With the announcement of single-phase local elections on May 13, the country has entered election mode. This is something to be celebrated. There was a lot of political uncertainty following the downfall of the KP Oli government. People had given a five-year mandate to the communist coalition of CPN-UML and CPN (Maoist Center), which eventually merged into the Nepal Communist Party (NCP). Yet the NCP split and the government it led fell after three years. Nepali Congress, distant-second in the last parliamentary elections, never had the mandate to lead the government—and yet it does now.
It is only right that the political logjam be cleared through elections. The Sher Bahadur Deuba-led government was vacillating over local polls in what was a purely political calculation. It even seemed ready to bend electoral laws and even the constitution to postpone polls. But continuous pressure from the Election Commission, the opposition parties, the media and the civil society paid off and the government was forced to announce a timely election date. This shows that despite the myriad deficiencies in the three organs of the state, it is still difficult to easily subvert Nepal’s democratic spirit.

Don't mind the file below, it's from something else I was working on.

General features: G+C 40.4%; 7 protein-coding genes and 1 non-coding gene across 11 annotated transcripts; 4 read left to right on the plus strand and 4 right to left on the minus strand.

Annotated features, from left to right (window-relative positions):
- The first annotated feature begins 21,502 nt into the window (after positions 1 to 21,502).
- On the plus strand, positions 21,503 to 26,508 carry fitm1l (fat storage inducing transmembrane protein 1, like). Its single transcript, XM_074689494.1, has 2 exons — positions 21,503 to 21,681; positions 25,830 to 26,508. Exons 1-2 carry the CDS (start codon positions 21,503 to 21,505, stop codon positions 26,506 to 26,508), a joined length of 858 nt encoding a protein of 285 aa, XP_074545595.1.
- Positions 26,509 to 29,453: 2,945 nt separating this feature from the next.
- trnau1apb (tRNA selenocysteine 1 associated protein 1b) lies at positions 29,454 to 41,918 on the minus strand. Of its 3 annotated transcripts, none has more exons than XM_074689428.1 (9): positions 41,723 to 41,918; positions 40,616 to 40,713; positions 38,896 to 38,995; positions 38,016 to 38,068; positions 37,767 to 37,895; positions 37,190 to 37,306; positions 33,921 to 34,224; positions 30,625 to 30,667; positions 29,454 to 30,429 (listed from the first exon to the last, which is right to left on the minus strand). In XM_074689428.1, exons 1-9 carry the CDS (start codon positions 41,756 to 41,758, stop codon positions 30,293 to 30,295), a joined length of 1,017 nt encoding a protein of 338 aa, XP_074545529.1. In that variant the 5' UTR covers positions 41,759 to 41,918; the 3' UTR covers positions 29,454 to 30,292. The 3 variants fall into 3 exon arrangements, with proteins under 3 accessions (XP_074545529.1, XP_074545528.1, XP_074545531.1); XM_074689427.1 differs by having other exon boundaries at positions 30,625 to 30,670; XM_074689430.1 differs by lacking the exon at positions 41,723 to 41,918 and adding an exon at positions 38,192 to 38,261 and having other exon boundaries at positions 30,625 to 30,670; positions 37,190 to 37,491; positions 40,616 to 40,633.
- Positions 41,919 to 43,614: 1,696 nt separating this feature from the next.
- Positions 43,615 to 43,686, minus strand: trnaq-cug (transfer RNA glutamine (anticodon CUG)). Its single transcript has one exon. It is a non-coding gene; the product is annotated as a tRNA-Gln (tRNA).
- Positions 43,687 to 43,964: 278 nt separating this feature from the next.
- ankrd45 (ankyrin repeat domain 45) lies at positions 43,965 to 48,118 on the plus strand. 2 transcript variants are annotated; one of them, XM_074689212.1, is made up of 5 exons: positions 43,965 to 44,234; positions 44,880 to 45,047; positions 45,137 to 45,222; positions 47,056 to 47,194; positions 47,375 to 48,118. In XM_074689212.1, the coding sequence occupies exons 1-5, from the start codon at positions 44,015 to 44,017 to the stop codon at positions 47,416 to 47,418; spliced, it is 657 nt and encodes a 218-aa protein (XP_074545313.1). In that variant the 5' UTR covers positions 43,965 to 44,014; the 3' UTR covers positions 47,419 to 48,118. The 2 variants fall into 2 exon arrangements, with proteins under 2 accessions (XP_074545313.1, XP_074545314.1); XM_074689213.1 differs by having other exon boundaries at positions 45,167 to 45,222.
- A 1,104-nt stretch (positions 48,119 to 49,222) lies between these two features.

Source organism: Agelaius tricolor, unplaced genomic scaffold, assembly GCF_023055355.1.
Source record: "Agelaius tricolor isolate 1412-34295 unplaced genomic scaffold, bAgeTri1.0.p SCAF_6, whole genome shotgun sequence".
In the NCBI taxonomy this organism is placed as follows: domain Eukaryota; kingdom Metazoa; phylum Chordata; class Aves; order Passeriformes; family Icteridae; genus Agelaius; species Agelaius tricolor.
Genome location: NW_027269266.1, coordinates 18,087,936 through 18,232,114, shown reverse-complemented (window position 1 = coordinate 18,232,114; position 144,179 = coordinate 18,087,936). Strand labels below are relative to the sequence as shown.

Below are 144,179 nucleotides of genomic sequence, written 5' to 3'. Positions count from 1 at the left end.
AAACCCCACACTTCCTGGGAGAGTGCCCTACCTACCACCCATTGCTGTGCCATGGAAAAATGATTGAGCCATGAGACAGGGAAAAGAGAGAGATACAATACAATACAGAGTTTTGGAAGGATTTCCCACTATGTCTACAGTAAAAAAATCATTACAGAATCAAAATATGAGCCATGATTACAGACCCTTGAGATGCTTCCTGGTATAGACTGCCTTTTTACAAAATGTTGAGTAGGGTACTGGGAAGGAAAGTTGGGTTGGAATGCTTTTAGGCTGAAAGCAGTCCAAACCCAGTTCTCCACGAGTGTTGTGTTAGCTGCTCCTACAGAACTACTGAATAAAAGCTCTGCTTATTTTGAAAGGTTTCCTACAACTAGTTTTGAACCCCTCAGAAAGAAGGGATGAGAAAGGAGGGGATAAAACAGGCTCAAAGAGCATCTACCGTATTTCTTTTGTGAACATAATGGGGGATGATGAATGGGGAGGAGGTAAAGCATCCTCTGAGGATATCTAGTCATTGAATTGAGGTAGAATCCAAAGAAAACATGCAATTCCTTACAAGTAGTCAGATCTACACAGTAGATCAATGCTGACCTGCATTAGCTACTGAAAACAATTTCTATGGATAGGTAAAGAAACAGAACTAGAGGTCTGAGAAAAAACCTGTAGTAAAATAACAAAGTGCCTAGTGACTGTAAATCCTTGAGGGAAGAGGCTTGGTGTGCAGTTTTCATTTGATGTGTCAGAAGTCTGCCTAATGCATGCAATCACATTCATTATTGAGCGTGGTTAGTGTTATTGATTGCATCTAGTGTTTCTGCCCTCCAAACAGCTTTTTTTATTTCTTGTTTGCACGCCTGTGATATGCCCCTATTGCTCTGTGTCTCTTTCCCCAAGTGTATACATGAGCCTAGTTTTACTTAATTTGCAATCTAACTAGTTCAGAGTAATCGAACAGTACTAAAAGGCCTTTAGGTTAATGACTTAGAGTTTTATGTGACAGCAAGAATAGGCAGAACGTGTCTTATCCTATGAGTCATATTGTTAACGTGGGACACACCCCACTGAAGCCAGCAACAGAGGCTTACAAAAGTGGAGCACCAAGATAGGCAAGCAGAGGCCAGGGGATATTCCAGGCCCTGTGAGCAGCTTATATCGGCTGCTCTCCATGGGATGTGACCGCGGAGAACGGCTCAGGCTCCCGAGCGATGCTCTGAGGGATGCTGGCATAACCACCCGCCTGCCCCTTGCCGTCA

Besides all the usual challenges for any elections in Nepal—including curbing sky-high campaign spending—there is also the added burden of holding such a vast mass-mobilization exercise during a deadly pandemic, which, despite its ebbs and flows, shows no sign of soon disappearing. The big challenge here will not be getting voters to maintain social distance or wear masks. It will rather be to convince political parties to resist from holding unnecessary rallies and gatherings: such reckless electoral campaigning was largely responsible for the troubling recent spurt of covid infections in the neighboring Indian state of Uttar Pradesh, and in West Bengal and Assam a year earlier.
It will be a tricky balancing act between continuing with a vital democratic exercise and safeguarding public health. But the announcement of local elections undoubtedly represents a rare silver lining in the otherwise gloomy Nepali political skies.